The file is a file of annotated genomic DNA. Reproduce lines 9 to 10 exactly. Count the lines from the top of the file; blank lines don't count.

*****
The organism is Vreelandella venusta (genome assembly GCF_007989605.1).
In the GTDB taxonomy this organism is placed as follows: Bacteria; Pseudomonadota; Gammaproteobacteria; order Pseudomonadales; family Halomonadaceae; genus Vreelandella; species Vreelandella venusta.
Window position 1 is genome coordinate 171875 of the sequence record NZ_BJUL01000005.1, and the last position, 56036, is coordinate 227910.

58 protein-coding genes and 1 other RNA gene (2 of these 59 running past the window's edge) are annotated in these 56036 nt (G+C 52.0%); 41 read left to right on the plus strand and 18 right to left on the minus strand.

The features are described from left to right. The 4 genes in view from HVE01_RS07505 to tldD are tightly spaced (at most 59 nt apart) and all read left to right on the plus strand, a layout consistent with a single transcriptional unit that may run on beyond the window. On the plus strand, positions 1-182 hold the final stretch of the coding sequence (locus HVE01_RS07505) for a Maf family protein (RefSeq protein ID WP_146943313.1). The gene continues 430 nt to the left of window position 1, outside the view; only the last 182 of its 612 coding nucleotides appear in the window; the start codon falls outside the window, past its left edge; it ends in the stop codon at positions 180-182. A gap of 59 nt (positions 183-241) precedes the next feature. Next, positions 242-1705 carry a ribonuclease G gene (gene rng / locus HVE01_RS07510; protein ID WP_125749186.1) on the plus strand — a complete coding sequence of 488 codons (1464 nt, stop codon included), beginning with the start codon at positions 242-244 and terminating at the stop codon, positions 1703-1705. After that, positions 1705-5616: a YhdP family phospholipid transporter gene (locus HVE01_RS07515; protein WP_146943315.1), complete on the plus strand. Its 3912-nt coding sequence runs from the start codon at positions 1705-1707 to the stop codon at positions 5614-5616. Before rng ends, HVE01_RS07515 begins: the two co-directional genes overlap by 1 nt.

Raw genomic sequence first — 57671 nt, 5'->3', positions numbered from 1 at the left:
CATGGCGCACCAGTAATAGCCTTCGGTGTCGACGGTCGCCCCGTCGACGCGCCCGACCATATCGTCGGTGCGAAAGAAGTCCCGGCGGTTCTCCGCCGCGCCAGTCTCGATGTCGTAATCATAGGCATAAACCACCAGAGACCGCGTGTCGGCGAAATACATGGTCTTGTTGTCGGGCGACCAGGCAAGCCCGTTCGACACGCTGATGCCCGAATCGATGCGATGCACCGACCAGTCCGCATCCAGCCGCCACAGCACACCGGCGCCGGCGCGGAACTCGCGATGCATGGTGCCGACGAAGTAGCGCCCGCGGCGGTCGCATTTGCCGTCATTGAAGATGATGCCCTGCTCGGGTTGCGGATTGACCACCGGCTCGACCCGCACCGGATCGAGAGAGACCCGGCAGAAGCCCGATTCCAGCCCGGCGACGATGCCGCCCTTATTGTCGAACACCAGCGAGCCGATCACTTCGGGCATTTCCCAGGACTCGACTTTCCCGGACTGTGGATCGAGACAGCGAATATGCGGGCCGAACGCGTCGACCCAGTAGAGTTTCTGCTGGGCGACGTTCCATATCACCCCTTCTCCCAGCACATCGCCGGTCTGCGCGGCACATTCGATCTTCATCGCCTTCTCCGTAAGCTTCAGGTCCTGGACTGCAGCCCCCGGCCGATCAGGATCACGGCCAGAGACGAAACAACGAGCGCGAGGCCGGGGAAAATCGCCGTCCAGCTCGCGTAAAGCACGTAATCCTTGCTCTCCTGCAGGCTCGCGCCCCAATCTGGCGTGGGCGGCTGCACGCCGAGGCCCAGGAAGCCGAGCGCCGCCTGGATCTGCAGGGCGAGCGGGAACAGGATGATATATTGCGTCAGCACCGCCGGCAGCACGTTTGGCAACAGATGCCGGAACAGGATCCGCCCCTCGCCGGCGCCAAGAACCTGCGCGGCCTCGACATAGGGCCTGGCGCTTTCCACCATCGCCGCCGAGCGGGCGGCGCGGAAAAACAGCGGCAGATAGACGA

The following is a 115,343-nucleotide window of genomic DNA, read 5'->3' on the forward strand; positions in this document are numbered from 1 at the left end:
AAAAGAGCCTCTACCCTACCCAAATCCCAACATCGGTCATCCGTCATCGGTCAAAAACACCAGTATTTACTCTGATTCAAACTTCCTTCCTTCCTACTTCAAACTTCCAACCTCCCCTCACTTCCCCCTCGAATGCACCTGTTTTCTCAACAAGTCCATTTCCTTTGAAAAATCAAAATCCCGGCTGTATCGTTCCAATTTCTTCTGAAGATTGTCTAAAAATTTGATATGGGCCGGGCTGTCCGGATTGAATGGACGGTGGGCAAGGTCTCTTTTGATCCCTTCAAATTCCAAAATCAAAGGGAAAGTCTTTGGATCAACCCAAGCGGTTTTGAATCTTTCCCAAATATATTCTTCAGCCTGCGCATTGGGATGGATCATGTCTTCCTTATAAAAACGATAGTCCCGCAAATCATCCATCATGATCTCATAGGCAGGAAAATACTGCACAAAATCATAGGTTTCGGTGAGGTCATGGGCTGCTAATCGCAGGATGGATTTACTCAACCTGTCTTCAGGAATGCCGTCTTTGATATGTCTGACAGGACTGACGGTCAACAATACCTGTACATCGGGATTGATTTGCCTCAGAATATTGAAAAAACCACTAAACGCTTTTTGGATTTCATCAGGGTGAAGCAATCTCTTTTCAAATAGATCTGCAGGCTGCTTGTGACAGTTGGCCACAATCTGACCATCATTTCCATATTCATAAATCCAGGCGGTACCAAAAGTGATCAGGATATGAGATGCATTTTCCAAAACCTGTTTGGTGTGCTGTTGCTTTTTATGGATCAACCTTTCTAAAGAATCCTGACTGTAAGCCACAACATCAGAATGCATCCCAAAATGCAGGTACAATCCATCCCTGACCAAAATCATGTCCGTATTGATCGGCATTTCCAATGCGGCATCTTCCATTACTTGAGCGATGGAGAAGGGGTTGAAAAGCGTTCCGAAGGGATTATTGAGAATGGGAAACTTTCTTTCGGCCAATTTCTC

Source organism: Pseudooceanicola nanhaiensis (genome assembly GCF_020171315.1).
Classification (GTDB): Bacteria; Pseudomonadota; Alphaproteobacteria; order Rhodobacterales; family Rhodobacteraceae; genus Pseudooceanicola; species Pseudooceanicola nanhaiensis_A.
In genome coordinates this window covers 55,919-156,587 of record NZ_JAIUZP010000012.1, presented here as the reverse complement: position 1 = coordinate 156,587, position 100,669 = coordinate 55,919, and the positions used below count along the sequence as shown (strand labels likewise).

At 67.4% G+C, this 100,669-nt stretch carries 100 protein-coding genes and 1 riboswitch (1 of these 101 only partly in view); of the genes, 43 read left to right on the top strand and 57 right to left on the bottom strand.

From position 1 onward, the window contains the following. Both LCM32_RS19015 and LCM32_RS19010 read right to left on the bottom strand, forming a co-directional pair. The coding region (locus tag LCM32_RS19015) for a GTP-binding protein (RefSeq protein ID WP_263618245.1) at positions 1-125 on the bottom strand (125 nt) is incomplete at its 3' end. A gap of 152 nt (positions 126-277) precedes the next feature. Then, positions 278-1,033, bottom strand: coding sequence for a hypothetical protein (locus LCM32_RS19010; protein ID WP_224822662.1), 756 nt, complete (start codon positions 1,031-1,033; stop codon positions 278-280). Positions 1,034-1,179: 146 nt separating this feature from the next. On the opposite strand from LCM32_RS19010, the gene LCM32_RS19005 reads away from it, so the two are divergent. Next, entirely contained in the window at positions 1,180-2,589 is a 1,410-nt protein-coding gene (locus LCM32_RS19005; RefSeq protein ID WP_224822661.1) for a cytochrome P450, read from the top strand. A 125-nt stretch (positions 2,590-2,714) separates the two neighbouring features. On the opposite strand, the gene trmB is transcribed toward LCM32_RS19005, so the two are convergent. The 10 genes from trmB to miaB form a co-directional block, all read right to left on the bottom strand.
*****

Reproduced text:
AAAAGAGCCTCTACCCTACCCAAATCCCAACATCGGTCATCCGTCATCGGTCAAAAACACCAGTATTTACTCTGATTCAAACTTCCTTCCTTCCTACTTCAAACTTCCAACCTCCCCTCACTTCCCCCTCGAATGCACCTGTTTTCTCAACAAGTCCATTTCCTTTGAAAAATCAAAATCCCGGCTGTATCGTTCCAATTTCTTCTGAAGATTGTCTAAAAATTTGATATGGGCCGGGCTGTCCGGATTGAATGGACGGTGGGCAAGGTCTCTTTTGATCCCTTCAAATTCCAAAATCAAAGGGAAAGTCTTTGGATCAACCCAAGCGGTTTTGAATCTTTCCCAAATATATTCTTCAGCCTGCGCATTGGGATGGATCATGTCTTCCTTATAAAAACGATAGTCCCGCAAATCATCCATCATGATCTCATAGGCAGGAAAATACTGCACAAAATCATAGGTTTCGGTGAGGTCATGGGCTGCTAATCGCAGGATGGATTTACTCAACCTGTCTTCAGGAATGCCGTCTTTGATATGTCTGACAGGACTGACGGTCAACAATACCTGTACATCGGGATTGATTTGCCTCAGAATATTGAAAAAACCACTAAACGCTTTTTGGATTTCATCAGGGTGAAGCAATCTCTTTTCAAATAGATCTGCAGGCTGCTTGTGACAGTTGGCCACAATCTGACCATCATTTCCATATTCATAAATCCAGGCGGTACCAAAAGTGATCAGGATATGAGATGCATTTTCCAAAACCTGTTTGGTGTGCTGTTGCTTTTTATGGATCAACCTTTCTAAAGAATCCTGACTGTAAGCCACAACATCAGAATGCATCCCAAAATGCAGGTACAATCCATCCCTGACCAAAATCATGTCCGTATTGATCGGCATTTCCAATGCGGCATCTTCCATTACTTGAGCGATGGAGAAGGGGTTGAAAAGCGTTCCGAAGGGATTATTGAGAATGGGAAACTTTCTTTCGGCCAATTTCTC

Source organism: Pseudooceanicola nanhaiensis (genome assembly GCF_020171315.1).